Sen. John Ensign (R-Nev.) may no longer be the subject of an investigation into whether he violated federal restrictions after partaking in an extramarital affair with the wife of one of his top campaign staffers, but that is just a small step toward brushing Nevada's desert dust from the gears of his quest for reelection.
Ensign officially announced last month that he'd be mounting a campaign return to the seat that he first won in 2000, claiming that he still had "a lot to offer the state and our country." But Nevada's GOP doesn't seem ready to hand him the party's keys to the vital Senate seat.
Roll Call reports that U.S. Rep. Dean Heller has been receiving internal pressure to move forward in an effort to challenge Ensign in a primary, and many Nevada politicos view him as a strong and respectable alternative to the scandal-plagued Ensign.
Meanwhile, Republican National Committeewoman Heidi Smith recently told Roll Call that some newly formed political action committees and other "big-money groups" were looking to put Ensign in the crosshairs. "I think that John Ensign is going to have a lot of competition," Smith predicted.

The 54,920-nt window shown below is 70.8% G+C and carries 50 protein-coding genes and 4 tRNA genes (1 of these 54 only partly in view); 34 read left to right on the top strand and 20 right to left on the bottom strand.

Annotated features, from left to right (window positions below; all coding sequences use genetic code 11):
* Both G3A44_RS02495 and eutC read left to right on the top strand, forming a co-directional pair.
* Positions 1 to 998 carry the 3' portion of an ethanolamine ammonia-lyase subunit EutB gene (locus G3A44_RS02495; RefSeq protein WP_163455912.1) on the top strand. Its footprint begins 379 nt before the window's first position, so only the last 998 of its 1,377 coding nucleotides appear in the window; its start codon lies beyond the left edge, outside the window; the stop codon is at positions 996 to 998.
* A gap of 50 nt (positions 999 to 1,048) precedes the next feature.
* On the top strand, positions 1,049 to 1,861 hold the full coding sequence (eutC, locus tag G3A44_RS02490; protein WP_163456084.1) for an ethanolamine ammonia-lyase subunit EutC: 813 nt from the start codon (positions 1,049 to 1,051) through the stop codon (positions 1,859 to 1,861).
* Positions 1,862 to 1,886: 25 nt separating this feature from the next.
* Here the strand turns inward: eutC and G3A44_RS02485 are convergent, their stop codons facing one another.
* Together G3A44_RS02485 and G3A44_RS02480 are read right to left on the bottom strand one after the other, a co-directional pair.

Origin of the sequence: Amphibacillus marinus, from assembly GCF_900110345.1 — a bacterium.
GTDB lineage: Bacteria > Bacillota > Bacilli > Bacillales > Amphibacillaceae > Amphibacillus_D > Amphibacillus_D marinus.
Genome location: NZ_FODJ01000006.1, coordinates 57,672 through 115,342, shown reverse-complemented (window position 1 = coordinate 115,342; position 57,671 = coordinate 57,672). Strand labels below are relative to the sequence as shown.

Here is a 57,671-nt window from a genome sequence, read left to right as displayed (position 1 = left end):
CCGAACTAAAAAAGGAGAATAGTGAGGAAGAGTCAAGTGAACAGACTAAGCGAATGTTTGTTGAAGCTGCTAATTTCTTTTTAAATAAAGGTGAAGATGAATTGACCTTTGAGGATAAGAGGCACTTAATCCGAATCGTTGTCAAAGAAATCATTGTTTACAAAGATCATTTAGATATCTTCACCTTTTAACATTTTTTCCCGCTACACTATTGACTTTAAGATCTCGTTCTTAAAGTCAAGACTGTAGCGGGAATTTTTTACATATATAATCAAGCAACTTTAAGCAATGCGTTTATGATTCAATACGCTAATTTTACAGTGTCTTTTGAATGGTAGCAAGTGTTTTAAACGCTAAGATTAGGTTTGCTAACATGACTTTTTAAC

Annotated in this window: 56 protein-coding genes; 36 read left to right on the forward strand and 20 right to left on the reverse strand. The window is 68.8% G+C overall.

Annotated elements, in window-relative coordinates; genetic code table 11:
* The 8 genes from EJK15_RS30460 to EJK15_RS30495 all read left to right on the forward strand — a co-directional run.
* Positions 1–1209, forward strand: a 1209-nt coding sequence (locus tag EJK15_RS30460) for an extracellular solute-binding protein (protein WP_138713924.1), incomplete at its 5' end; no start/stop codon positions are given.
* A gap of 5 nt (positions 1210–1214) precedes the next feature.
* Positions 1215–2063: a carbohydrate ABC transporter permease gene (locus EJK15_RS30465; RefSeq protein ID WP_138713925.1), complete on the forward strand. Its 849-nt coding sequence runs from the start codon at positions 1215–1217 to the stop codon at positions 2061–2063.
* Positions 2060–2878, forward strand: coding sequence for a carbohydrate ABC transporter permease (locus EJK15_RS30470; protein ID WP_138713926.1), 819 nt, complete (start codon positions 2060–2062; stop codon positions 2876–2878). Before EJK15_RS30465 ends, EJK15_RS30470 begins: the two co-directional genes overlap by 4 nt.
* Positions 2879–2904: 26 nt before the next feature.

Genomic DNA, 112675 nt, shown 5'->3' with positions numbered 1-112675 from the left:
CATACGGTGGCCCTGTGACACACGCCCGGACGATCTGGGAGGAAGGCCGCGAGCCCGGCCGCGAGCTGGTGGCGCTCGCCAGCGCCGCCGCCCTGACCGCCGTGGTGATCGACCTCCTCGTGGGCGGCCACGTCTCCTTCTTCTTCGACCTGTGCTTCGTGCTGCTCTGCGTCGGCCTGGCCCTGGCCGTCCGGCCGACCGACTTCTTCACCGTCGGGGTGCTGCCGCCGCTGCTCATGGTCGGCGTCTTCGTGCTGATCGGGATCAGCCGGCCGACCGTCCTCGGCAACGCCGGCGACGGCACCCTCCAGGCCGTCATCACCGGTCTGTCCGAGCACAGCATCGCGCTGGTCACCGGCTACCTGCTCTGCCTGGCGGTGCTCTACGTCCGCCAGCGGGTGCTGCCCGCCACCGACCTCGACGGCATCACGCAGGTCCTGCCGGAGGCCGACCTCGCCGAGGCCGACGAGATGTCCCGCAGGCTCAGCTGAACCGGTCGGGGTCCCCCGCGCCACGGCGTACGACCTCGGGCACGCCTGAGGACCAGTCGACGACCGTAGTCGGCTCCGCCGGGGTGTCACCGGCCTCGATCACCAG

The mobilization of monetary interests against Ensign or toward a challenger could be particularly draining on the incumbent, who spent more than a half million dollars on legal fees during a three-month period earlier this year.
The Las Vegas Sun reported last month that Ensign's road to reelection was also complicated by both poor fundraising numbers, as well as the clear insecurity of Republican operatives in the state:
Nevada's GOP is in acute rebuilding mode after an ugly primary and 2010 midterm season in which several Republican leaders split from their base to back Democrat Sen. Harry Reid.
Influential GOP members say Ensign has never taken the time to build up the base, or fortify the favor-based friendships every politician needs to call in when he's accused of sleeping with his staffer's wife and covering it up with campaign funds.
And while potential primary challenges loom, some Republicans are reportedly not convinced that Ensign will choose to run for reelection in 2012.
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